BRAKE UPGRADES—MASTER CYLINDER

Smaller cars such as early Mazda  R100, RX2, RX3, RX4 were originally fitted with smaller bore master cylinders, these will produce excessive pedal travel and softness if used with big calipers.

On some occasions the original boosters can be adequate so it’s often easier to keep these and adapt a 1-inch bore unit where possible.

When doing this there are obviously some that adapt better but rarely do they bolt right on without any alterations.

 

Typically we find some things may need changing.

1/ The Pushrod out of the booster needs to be correctly set to the recess in the master cylinder, so that the pistons in the master cylinder begin to move as soon as the pedal moves.

However it is also important that the piston seals are not set past the ports as this will cause the brakes to drag and lock on. What we want is the seal in the master to be almost level with the ports so that minimal movement is needed before the seals covers the ports and begin pressurizing the brake fluid.

Most master cylinders have the piston closest to the booster retained by a circlip, this being the correct set position. In that case you might need to lengthen or shorten the pushrod to ensure that it just touches the recess at the exact time the master is fully bolted home. Do this at the front of the booster, not at the brake pedal clevis.

 

Typical example - 1 inch Nissan Patrol JB1419 Master Cylinders

These suit a number of cars due to the compact size of the unit and have the piston retained as described above.

1/ This master cylinder was originally intended for a 4 wheel drum brake car and has residual valves intended for drum brakes in the outlet ports. Before commencing installation ensure that the residual valves are removed, from the front system only for cars having rear drums or from both sides for cars having 4 wheel discs.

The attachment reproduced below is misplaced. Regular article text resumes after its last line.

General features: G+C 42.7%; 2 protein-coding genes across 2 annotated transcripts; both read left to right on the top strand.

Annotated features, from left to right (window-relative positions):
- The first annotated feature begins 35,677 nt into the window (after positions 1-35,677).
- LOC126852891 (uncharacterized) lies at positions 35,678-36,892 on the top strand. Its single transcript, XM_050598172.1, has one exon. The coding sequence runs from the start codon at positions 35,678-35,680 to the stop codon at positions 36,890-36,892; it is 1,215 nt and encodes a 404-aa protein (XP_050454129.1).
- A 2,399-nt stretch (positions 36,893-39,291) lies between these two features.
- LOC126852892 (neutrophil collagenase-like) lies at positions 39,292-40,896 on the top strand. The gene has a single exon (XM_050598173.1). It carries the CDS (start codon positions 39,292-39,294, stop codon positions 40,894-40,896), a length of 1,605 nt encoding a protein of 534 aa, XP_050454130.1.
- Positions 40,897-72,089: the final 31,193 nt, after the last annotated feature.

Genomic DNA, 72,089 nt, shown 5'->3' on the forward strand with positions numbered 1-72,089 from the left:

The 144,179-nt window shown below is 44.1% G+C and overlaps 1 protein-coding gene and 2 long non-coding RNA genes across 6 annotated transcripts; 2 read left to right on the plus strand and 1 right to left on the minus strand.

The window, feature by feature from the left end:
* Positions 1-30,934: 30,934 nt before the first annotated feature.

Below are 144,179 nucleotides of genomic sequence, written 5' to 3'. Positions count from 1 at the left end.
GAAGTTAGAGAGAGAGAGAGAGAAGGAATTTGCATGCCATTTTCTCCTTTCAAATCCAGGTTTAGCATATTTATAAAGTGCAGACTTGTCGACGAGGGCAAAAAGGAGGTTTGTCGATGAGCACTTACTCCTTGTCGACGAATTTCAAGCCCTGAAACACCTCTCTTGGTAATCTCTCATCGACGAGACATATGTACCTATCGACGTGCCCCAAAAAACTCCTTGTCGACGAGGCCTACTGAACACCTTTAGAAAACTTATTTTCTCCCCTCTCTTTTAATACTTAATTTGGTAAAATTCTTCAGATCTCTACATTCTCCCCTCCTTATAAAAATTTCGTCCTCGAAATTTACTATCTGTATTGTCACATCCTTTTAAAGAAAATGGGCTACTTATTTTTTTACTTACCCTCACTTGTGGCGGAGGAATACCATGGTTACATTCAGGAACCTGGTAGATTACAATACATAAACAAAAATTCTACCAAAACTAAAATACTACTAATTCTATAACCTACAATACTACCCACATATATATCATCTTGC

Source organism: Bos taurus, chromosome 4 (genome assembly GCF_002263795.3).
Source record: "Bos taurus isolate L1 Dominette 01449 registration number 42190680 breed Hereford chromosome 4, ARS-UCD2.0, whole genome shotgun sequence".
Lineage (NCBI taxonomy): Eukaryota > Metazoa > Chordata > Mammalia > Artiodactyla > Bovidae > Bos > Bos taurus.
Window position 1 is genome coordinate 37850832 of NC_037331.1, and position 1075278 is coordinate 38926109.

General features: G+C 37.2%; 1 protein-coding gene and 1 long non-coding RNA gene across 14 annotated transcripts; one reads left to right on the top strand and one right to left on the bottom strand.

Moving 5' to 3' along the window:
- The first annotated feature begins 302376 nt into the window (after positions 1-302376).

2/ Remove the old master cylinder by unbolting at the booster and undoing the outlet pipes.

3/ On the RX2, RX3, RX4 and early RX7 remove the alloy spacer block and grind/file a small amount from the inside diameter so the new master will fit into it.

4/ Screw the adjuster bolt on the booster outlet shaft all the way in.

Refit the alloy spacer block. It is easier if you remove the pushrod from the booster but be careful not to lose the reaction disc. This should set the pushrod so that it just touches the master cylinder as they are bolted home.

5/ At this point the booster pushrod should just neatly sit in the recess in the master cylinder so that that there is no preload on the master cylinder but also with no free-play between the push rod and the master cylinder piston. (This seems to work on most RX cars but if you feel any preload grind 1 mm or so off the end)

This will ensure that pedal travel is a minimum but the brakes will still release. Finish bolting the master cylinder onto the booster.

6/ The existing junction blocks and lines can be refitted, by bending the pipes down so they can reattach underneath. Use new 10mm banjo bolts and copper washers.

6/One banjo bolt may need shortening so that it properly compresses the coppers washers and does not bottom out.

7/ Fill the master cylinder with brake fluid and bleed the system.

You will find it easiest if you first bleed all the air from the master by removing the bleed valves on the side of the master, have an assistant push the brake pedal down, hold two fingers over the outlet holes, then keeping

Hoppers Stoppers

the fingers over the holes, let the pedal up, allowing brake fluid to be drawn down into the cylinder. Repeat several times until brake fluid with no air left is being expelled from the bleeder ports.

Refit and tighten the bleeder screws for now.

8/ Bleed the brakes at all wheels, in this case doing the front brakes first until all air is removed, then the rear brakes. Lastly again do a quick single bleed at the master cylinder and the front calipers to check for any remaining air. If you would like to check that the master cylinder is returning sufficiently you should open a bleeder at a caliper, or at the master cylinder fitting closest to the booster, and see that brake fluid slowly drips out. This shows that the compensating ports are not restricted.

9/ Check that you have a firm pedal and then check all connections for leaks before test-driving the car.